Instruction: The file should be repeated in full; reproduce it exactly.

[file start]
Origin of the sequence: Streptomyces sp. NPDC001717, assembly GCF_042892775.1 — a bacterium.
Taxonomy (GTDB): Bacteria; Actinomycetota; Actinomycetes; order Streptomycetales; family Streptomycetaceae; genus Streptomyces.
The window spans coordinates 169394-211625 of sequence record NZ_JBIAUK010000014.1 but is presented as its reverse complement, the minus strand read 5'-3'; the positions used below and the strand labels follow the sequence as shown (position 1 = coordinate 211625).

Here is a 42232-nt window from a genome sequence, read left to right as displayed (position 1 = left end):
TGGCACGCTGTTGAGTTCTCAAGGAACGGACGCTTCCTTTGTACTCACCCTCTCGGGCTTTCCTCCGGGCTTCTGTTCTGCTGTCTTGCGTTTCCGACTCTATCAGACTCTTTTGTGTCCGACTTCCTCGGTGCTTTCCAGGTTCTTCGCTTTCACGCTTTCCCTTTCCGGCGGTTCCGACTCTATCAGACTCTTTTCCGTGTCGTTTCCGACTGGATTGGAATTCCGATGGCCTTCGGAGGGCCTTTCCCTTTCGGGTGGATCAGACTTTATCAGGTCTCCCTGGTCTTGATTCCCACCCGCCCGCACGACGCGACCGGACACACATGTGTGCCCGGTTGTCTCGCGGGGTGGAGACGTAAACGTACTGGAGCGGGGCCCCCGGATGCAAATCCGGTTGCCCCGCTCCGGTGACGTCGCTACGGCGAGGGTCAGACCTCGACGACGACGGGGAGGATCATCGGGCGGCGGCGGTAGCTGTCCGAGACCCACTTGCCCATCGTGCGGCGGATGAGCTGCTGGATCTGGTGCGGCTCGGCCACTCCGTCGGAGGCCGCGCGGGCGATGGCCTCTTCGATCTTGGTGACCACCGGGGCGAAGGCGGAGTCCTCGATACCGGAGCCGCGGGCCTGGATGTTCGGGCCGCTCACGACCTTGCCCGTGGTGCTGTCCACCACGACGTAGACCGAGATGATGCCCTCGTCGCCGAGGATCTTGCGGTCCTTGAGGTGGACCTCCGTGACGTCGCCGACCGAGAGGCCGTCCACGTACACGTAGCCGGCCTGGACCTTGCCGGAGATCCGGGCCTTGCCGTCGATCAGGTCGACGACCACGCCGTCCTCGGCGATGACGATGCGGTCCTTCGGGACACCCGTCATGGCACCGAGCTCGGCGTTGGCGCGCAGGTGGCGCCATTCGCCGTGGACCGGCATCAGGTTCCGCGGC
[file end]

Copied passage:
Origin of the sequence: Streptomyces sp. NPDC001717, assembly GCF_042892775.1 — a bacterium.
Taxonomy (GTDB): Bacteria; Actinomycetota; Actinomycetes; order Streptomycetales; family Streptomycetaceae; genus Streptomyces.
The window spans coordinates 169394-211625 of sequence record NZ_JBIAUK010000014.1 but is presented as its reverse complement, the minus strand read 5'-3'; the positions used below and the strand labels follow the sequence as shown (position 1 = coordinate 211625).

Here is a 42232-nt window from a genome sequence, read left to right as displayed (position 1 = left end):
TGGCACGCTGTTGAGTTCTCAAGGAACGGACGCTTCCTTTGTACTCACCCTCTCGGGCTTTCCTCCGGGCTTCTGTTCTGCTGTCTTGCGTTTCCGACTCTATCAGACTCTTTTGTGTCCGACTTCCTCGGTGCTTTCCAGGTTCTTCGCTTTCACGCTTTCCCTTTCCGGCGGTTCCGACTCTATCAGACTCTTTTCCGTGTCGTTTCCGACTGGATTGGAATTCCGATGGCCTTCGGAGGGCCTTTCCCTTTCGGGTGGATCAGACTTTATCAGGTCTCCCTGGTCTTGATTCCCACCCGCCCGCACGACGCGACCGGACACACATGTGTGCCCGGTTGTCTCGCGGGGTGGAGACGTAAACGTACTGGAGCGGGGCCCCCGGATGCAAATCCGGTTGCCCCGCTCCGGTGACGTCGCTACGGCGAGGGTCAGACCTCGACGACGACGGGGAGGATCATCGGGCGGCGGCGGTAGCTGTCCGAGACCCACTTGCCCATCGTGCGGCGGATGAGCTGCTGGATCTGGTGCGGCTCGGCCACTCCGTCGGAGGCCGCGCGGGCGATGGCCTCTTCGATCTTGGTGACCACCGGGGCGAAGGCGGAGTCCTCGATACCGGAGCCGCGGGCCTGGATGTTCGGGCCGCTCACGACCTTGCCCGTGGTGCTGTCCACCACGACGTAGACCGAGATGATGCCCTCGTCGCCGAGGATCTTGCGGTCCTTGAGGTGGACCTCCGTGACGTCGCCGACCGAGAGGCCGTCCACGTACACGTAGCCGGCCTGGACCTTGCCGGAGATCCGGGCCTTGCCGTCGATCAGGTCGACGACCACGCCGTCCTCGGCGATGACGATGCGGTCCTTCGGGACACCCGTCATGGCACCGAGCTCGGCGTTGGCGCGCAGGTGGCGCCATTCGCCGTGGACCGGCATCAGGTTCCGCGGC